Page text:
The president of Sewing Machines Industries said 1.5 lakh sewing machines and 5-6 lakh replacement parts of the sewing machines were delivered to Afghanistan
For over a month, as Afghanistan is facing a full-blown war between the Taliban and the Northern Alliance amid government transition, the sewing machine manufacturing sector in Ludhiana is expecting significant losses. The president of Sewing Machines Industries in Ludhiana, Jagjit Singh Sokhi informed ANI on Wednesday that he is concerned about imminent losses incurred due to the crisis unfolding in Afghanistan.
He stated that 1.5 lakh sewing machines and 5-6 lakh replacement parts of the sewing machines were delivered to Afghanistan each year, and from that, the company brought in Rs 150-200 crores every year. However, he believes that the industry was about to suffer as a result of the new administration.
More about Ludhiana’s sewing machine industry
Sokhi informed ANI, “the Afghanistan crisis is a huge blow to us, especially after Covid. Afghanistan takes a lot of our machines; they are supplied in bulk to Afghanistan. We expect a 40 per cent downfall in our trade. This is done either through Pakistan, Dubai or directly to Afghanistan. The crisis in Afghanistan has further hit the industry.” According to Sokhi, in 1942, the sewing machine business began in Ludhiana.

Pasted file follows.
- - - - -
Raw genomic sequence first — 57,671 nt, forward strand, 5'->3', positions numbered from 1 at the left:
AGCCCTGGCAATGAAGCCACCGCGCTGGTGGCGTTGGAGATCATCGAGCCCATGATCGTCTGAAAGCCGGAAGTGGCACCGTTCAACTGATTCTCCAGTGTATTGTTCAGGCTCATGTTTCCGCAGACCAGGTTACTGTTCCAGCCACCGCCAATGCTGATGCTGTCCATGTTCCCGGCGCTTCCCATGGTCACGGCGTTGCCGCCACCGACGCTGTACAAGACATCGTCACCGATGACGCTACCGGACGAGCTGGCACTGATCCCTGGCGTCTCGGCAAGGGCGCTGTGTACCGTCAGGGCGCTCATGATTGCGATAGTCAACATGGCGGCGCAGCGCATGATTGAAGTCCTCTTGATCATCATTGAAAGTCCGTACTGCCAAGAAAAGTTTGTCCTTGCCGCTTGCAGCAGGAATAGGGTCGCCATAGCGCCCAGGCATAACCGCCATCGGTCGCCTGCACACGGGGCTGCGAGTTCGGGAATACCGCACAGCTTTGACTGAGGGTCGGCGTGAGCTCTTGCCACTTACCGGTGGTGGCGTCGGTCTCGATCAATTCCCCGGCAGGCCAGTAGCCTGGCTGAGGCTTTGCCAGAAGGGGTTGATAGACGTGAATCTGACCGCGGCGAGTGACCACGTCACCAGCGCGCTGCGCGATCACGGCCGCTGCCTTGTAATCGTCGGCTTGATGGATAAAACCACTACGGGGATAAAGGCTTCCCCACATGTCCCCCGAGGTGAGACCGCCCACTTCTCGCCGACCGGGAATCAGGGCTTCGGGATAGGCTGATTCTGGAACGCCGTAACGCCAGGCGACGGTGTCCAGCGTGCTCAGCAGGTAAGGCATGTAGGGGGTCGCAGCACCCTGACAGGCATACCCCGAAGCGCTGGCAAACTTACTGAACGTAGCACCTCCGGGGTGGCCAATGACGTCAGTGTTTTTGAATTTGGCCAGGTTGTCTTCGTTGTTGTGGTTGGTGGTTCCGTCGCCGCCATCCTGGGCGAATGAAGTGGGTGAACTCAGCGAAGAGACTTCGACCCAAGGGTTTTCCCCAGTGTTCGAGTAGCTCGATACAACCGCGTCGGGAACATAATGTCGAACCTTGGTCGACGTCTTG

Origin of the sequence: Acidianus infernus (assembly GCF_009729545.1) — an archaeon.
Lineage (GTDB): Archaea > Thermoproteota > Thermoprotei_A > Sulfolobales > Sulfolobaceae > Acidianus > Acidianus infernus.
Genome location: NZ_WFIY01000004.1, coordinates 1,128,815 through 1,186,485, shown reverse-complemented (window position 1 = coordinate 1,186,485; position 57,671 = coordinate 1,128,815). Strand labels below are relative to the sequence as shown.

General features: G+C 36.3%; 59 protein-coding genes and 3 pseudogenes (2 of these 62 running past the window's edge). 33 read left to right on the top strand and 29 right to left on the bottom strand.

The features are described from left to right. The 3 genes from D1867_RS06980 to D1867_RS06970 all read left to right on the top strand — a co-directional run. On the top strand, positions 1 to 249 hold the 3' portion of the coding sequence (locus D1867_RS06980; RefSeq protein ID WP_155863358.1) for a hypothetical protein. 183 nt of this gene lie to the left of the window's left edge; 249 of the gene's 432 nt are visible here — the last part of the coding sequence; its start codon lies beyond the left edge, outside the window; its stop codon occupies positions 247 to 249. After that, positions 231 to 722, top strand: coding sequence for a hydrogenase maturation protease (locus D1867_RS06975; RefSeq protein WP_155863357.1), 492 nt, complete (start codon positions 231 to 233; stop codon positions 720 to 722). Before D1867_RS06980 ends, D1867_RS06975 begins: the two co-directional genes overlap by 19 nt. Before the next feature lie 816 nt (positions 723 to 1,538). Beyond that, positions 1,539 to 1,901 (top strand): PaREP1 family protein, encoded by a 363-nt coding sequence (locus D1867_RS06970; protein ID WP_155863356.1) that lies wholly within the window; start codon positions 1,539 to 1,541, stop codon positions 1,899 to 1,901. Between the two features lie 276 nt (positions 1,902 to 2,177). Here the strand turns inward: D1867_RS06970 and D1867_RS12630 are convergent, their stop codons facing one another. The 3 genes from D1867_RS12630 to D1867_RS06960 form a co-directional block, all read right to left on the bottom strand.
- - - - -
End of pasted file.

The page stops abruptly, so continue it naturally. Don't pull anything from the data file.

He further said that the quality of the sewing machines which are manufactured in these factories are very popular. They are not just marketed domestically, but also in the Middle East and other Islamic nations, where the embroidery is quite famous. There are 6000 units, both big and small in Ludhiana and the turnover is around Rs. 1200-1500 crores,” he added.
Remarks of an industrialist on Ludhiana’s sewing machine industry
Another industrialist from Ludhiyana, Samandeep Singh informed ANI that his family has been in the sewing machine business for over 50 years. He further said Afghanistan receives 70% of its exports. However, he claimed that the Taliban power control on Afghanistan had impacted the business. He even added that for the previous two months, shipments have been halted. Payments on all current orders have been suspended. “Production has been reduced by 50 per cent. Future does not look good,” he said.
Samandeep remarked that it is labour-intensive employment and if they stop their work then their labours will be unemployed. He went on to say that the government needs to consider these problems.
According to The Tribune, the club’s general secretary Kulwant Singh stated that there are no instructions being sent out currently about the sewing machine industry shipment and everything else is on hold. He further added that they have to wait for things to return to normal, where sewing machines account for a significant portion of all goods exported to Afghanistan